50 out of 50: Social Mobility in Charlotte

To some, Charlotte is a city that metaphorically pulled itself up by its bootstraps. Despite the economic and social upheaval brought on by the Civil War, Charlotte continued as a leading city for finance and the textile industry throughout the 20th century. After the Civil Rights Movement and desegregation in the 1970s, Charlotte grew exponentially in both population and diversity: from 1980 to 2014, the population more than doubled, and the percentage of people of color in Mecklenburg County rose from 24 to 52 percent, according to the Quality of Life Explorer created by Mecklenburg County, the city of Charlotte, and UNC Charlotte. Based on this narrative of growth and progress, Charlotte shows all the signs of a New South city. Yet, a 2014 study from Harvard and UC Berkeley ranked Charlotte 50th out of 50 cities for social mobility, and this lack of social mobility disproportionately affects minorities. This contradicted Charlotte’s New South city narrative.

The infamous study is titled “Where is the Land of Opportunity? The Geography of Intergenerational Mobility in the United States”. The study measured the likelihood that a child born in a low social stratum will climb to a higher position by early adulthood— their social mobility. The study found that a child born in the bottom income quintile in Charlotte has only a 4.4 percent chance of reaching the top quintile. This 4.4 percent chance placed Charlotte 50th out of 50 large cities for social mobility. The results are especially striking when compared to San Jose, where a child born in the bottom quintile has a 12.9 percent chance of reaching the top— three times greater than Charlotte.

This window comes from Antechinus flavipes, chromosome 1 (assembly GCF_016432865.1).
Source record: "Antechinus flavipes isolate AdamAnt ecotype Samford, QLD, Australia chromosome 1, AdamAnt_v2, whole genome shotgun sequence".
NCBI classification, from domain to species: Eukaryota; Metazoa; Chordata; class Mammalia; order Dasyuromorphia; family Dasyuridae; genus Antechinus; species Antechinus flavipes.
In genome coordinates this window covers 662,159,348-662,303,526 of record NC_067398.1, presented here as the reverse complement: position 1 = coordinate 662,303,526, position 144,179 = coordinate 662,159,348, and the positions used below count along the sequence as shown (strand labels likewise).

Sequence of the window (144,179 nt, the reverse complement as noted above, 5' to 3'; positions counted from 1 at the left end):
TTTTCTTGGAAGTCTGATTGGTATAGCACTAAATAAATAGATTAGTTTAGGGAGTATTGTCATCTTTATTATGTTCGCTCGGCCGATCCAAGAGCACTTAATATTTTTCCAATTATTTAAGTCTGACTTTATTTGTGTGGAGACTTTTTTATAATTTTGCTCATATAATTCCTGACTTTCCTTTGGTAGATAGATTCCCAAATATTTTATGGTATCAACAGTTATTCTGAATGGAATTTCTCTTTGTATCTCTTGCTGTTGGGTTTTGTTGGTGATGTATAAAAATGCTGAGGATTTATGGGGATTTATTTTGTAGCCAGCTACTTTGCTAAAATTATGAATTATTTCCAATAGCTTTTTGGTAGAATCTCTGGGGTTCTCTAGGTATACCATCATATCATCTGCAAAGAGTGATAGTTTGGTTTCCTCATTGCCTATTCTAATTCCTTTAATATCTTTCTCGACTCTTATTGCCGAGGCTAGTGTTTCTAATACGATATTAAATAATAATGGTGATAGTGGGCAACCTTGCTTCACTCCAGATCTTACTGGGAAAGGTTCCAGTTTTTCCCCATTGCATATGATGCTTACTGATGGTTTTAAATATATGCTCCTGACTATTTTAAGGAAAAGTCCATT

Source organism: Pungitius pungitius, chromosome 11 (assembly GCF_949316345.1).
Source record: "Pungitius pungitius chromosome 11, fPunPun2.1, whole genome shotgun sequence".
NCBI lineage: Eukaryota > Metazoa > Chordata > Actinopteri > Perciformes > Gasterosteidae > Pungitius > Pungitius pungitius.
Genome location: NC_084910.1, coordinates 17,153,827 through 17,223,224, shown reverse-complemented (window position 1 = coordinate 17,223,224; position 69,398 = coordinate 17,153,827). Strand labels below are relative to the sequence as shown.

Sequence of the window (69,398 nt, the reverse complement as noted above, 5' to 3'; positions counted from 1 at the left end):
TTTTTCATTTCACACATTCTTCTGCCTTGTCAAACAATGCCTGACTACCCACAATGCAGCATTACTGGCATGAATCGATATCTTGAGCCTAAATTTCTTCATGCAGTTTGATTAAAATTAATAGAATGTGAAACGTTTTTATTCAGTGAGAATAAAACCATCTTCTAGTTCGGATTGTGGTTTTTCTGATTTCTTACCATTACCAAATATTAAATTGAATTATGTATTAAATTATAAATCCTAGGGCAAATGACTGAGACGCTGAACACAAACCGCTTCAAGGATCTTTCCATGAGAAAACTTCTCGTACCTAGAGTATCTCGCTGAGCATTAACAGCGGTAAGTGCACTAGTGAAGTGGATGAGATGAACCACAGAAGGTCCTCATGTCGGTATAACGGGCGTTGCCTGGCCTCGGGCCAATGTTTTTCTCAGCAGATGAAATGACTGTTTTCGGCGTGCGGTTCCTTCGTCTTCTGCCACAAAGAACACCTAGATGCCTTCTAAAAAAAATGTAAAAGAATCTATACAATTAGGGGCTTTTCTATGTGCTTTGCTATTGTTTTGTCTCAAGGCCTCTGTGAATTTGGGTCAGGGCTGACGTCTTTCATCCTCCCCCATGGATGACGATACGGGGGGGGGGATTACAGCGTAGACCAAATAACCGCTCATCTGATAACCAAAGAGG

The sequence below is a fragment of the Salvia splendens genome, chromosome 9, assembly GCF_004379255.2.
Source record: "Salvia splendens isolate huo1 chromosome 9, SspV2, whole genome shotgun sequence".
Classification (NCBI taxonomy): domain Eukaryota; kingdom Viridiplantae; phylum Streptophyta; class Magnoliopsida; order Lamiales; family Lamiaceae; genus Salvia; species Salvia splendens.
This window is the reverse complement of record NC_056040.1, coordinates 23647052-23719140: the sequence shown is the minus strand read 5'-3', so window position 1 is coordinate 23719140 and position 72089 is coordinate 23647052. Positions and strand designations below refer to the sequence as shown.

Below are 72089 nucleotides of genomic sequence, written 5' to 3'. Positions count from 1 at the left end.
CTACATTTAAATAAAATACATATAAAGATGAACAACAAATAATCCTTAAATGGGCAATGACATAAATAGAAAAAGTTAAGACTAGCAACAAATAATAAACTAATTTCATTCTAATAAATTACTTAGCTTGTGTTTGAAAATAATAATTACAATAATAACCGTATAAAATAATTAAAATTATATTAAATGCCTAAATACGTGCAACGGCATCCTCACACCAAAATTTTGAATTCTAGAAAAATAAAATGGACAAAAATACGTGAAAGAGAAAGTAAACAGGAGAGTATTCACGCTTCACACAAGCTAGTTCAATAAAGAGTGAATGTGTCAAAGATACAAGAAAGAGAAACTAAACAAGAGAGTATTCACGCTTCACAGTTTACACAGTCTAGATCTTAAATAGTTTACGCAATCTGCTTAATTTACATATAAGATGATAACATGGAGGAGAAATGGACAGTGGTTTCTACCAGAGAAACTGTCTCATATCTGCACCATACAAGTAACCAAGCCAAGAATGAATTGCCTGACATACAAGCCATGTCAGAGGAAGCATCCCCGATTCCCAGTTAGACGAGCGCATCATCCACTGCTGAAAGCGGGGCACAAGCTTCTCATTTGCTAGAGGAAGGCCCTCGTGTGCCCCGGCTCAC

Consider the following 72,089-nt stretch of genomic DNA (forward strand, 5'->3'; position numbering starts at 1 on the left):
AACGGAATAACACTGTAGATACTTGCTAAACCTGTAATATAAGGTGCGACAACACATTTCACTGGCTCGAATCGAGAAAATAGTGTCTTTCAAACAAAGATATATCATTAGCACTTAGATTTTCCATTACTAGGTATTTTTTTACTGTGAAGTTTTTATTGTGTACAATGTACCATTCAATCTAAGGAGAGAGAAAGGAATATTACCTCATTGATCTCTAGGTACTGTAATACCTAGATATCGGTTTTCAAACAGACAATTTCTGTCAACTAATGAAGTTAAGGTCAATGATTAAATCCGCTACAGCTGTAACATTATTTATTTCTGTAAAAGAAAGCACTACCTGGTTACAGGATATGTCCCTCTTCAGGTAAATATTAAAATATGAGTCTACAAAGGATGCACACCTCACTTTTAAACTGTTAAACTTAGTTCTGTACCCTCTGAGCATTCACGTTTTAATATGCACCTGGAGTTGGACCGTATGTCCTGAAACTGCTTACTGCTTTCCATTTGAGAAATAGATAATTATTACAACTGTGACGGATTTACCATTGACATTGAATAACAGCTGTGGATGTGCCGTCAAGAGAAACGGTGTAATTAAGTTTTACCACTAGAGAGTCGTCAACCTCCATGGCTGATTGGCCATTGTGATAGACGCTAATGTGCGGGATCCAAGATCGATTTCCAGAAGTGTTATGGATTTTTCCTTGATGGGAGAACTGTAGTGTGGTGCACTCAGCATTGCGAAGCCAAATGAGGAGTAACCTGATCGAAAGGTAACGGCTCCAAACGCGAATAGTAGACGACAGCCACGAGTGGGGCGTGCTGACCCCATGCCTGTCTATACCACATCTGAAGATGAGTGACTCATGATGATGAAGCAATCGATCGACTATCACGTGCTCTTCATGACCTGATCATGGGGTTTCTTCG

The study identified five major factors that impact social mobility, the first of which is segregation. Areas that are highly segregated by race or income have lower levels of social mobility. Incidentally, segregation by race and segregation by income tend to go hand in hand. High-income neighborhoods have a majority white population, while low-income neighborhoods are mostly comprised of people of color.

Segregation maps from Leading on Opportunity

These maps from the Leading on Opportunity report illustrate how communities segregated by race in Mecklenburg County are also segregated economically from high-income, high-opportunity populations. These high-opportunity populations are often the main characters in the New South city narrative, the people who were able to “make it”. Truth is, only a select few Charlotteans have the chance to make it at all.

Upon first glance, Charlotte is a southern city that pulled itself up by its bootstraps after the Civil War to succeed in terms of population, opportunity, and diversity. However, this story only covers a fraction of the truth. As stated in the Leading on Opportunity report, “The ethos of bootstrapping, or scaling the socioeconomic ladder through individual effort, hard work, and personal responsibility is, by and large, an idealized narrative.” Though Charlotte is a city of opportunity for some, this largely depends on external factors, such as zip code, race, and income.


  • Bradley, Tobin. “Charlotte/Mecklenburg Quality of Life Explorer.” Charlotte/Mecklenburg Quality of Life Explorer, Mecklenburg County, 2016, mcmap.org/qol/#15/.
  • Chetty, Raj, et al. Where Is the Land of Opportunity? The Geography of Intergenerational Mobility in the United States. National Bureau of Economic Research, 2014, Where Is the Land of Opportunity? The Geography of Intergenerational Mobility in the United States.
  • Charlotte in Detail. Charlotte Chamber, 2015, pp. 4–4, Charlotte in Detail.
  • Garmon-Brown, Ophelia, et al. Opportunity Task Force Report. Leading on Opportunity, 2017, Opportunity Task Force Report, www.leadingonopportunity.org/report/introduction.
  • “History Timeline.” Charlotte Mecklenburg Story, Charlotte Mecklenburg Library, 2019, www.cmstory.org/history-timeline.